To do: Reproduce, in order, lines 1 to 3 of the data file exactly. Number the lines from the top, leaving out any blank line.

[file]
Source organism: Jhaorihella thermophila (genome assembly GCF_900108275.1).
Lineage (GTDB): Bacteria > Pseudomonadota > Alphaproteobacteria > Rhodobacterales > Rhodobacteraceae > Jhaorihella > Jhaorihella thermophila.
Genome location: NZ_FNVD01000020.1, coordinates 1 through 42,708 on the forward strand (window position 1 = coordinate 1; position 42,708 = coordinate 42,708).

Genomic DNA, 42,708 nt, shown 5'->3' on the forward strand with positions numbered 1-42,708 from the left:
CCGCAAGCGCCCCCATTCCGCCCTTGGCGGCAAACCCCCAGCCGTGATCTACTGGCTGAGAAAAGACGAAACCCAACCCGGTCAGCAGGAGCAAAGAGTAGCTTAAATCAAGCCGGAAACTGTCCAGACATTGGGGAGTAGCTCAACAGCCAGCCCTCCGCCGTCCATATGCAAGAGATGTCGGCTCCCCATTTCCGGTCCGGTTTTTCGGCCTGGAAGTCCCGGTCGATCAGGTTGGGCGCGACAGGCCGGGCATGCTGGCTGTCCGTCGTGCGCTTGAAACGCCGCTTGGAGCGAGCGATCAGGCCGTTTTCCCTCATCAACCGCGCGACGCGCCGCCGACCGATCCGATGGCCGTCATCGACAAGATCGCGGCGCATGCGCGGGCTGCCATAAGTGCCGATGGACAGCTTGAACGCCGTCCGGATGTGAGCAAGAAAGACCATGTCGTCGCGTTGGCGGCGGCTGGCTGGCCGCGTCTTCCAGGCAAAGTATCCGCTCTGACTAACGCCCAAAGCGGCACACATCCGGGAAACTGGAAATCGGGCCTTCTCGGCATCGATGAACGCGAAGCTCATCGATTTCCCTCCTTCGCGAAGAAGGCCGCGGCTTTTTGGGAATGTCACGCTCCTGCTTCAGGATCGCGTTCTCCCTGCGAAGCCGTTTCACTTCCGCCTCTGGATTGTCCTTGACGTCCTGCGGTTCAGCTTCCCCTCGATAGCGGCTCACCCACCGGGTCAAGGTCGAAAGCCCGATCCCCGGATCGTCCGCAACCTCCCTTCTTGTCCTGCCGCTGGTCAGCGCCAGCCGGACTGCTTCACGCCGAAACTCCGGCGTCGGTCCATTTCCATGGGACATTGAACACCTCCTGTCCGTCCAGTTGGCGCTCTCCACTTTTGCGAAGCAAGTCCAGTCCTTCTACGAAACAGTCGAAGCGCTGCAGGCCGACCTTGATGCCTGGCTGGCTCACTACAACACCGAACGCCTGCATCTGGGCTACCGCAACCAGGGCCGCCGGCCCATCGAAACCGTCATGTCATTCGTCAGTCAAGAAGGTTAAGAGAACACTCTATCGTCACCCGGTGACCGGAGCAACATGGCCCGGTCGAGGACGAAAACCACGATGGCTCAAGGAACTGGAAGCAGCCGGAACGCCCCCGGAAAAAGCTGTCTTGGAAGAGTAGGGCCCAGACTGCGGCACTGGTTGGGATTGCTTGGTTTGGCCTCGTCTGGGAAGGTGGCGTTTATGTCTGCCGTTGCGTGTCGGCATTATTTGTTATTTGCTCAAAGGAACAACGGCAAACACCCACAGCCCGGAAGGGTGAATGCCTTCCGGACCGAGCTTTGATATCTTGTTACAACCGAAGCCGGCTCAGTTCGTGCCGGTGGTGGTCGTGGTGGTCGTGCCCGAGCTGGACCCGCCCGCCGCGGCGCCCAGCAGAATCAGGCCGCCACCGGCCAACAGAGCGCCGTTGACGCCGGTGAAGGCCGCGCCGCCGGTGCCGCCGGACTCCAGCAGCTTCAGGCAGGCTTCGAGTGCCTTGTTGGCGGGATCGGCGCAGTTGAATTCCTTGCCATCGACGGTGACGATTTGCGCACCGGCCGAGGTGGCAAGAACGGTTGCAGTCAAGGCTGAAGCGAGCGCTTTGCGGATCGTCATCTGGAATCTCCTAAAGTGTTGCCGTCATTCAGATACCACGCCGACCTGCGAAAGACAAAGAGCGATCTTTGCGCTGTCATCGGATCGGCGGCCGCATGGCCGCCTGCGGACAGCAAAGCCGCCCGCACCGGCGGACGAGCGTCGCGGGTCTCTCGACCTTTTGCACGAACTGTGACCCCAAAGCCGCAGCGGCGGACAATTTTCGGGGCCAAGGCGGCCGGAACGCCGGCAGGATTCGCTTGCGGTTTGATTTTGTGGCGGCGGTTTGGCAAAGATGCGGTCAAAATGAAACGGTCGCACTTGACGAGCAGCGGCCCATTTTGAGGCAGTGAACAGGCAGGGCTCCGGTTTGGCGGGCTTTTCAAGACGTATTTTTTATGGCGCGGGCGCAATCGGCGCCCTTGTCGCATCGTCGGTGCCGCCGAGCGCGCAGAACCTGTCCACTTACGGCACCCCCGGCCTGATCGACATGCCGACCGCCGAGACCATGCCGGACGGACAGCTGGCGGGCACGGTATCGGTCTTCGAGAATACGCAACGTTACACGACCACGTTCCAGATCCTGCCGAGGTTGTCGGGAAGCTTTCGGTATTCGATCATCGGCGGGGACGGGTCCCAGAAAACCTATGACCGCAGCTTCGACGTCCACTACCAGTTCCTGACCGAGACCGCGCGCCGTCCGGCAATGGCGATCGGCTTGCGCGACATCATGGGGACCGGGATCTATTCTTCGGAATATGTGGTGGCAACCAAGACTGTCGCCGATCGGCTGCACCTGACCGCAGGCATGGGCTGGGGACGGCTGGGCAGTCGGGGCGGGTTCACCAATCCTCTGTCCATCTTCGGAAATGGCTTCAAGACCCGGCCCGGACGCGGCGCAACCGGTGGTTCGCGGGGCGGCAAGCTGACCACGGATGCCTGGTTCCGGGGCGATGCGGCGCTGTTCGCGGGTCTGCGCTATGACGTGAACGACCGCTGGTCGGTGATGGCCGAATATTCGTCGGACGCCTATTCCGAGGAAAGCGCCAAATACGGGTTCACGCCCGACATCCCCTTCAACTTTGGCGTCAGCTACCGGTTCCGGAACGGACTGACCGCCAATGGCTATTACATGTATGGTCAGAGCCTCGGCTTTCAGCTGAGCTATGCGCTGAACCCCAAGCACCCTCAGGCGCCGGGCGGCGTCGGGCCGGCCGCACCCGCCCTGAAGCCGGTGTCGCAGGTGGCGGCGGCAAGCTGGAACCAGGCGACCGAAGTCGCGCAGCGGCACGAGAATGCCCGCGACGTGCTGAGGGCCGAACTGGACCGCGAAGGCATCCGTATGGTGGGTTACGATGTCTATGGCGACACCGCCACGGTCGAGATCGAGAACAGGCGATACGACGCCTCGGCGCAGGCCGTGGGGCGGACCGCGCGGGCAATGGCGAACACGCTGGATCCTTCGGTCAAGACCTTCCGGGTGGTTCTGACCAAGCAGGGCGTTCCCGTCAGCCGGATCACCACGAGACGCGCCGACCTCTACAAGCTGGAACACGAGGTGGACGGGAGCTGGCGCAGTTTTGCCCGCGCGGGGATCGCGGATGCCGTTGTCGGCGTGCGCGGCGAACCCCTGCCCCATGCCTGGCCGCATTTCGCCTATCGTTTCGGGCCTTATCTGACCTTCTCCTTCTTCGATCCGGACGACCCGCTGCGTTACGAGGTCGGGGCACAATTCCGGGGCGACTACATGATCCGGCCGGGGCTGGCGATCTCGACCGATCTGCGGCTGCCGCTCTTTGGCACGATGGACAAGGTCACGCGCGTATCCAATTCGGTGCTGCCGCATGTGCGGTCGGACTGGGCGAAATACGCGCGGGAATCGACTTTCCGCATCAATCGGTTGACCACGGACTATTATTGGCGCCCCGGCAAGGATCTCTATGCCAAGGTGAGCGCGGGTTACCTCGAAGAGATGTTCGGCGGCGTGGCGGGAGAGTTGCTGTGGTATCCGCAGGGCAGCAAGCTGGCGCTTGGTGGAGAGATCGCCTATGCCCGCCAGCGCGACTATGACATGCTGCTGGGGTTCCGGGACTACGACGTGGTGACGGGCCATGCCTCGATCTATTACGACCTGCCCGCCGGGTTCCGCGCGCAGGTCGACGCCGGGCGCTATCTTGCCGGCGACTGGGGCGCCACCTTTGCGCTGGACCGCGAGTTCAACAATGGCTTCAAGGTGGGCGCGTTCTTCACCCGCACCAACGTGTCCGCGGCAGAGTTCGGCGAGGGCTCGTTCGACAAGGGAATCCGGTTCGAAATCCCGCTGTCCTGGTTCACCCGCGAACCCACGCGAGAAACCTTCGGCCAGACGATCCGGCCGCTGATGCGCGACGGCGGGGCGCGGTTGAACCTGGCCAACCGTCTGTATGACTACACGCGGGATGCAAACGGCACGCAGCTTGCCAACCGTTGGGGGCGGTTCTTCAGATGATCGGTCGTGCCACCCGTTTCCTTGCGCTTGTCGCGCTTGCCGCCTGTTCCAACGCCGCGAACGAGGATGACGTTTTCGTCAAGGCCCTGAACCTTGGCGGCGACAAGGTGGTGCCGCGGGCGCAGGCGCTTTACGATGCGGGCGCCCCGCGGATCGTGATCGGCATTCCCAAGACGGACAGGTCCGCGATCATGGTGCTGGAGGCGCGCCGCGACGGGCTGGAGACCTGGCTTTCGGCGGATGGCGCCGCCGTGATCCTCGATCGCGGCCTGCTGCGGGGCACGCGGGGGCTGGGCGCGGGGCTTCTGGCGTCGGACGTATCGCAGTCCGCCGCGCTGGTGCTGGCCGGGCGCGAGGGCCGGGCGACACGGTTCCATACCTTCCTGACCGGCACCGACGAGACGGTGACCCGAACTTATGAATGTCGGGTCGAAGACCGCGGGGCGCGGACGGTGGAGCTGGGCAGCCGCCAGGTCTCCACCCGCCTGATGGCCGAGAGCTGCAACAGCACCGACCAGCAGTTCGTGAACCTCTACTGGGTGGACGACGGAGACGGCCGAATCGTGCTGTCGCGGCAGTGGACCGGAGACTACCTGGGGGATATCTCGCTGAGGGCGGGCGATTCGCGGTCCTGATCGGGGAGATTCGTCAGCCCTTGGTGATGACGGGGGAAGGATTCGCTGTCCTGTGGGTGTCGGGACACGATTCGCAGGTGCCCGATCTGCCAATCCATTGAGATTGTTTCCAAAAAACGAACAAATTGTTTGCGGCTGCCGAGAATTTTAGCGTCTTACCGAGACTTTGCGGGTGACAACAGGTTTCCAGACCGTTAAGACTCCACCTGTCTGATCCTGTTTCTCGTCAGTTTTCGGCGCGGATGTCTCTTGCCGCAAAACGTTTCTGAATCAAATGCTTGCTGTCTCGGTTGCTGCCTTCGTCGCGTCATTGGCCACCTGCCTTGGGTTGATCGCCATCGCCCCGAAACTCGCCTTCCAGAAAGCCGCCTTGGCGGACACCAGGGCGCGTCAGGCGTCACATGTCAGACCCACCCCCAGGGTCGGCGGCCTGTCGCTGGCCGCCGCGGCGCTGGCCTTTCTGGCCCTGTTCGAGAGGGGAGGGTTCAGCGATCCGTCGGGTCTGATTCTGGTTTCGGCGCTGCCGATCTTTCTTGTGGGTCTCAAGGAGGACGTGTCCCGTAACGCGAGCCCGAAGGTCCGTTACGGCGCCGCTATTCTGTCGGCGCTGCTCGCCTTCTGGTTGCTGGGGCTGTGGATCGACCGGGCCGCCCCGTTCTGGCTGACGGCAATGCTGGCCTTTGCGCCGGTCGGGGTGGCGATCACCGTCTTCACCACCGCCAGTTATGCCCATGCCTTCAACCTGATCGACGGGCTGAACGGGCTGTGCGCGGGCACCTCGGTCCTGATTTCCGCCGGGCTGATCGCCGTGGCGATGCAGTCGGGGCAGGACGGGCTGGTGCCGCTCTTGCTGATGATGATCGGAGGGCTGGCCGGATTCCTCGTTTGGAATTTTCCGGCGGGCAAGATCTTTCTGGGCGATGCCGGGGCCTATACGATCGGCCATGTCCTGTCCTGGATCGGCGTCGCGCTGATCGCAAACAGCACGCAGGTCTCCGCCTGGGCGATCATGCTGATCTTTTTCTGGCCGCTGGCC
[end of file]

Source organism: Jhaorihella thermophila (genome assembly GCF_900108275.1).
Lineage (GTDB): Bacteria > Pseudomonadota > Alphaproteobacteria > Rhodobacterales > Rhodobacteraceae > Jhaorihella > Jhaorihella thermophila.
Genome location: NZ_FNVD01000020.1, coordinates 1 through 42,708 on the forward strand (window position 1 = coordinate 1; position 42,708 = coordinate 42,708).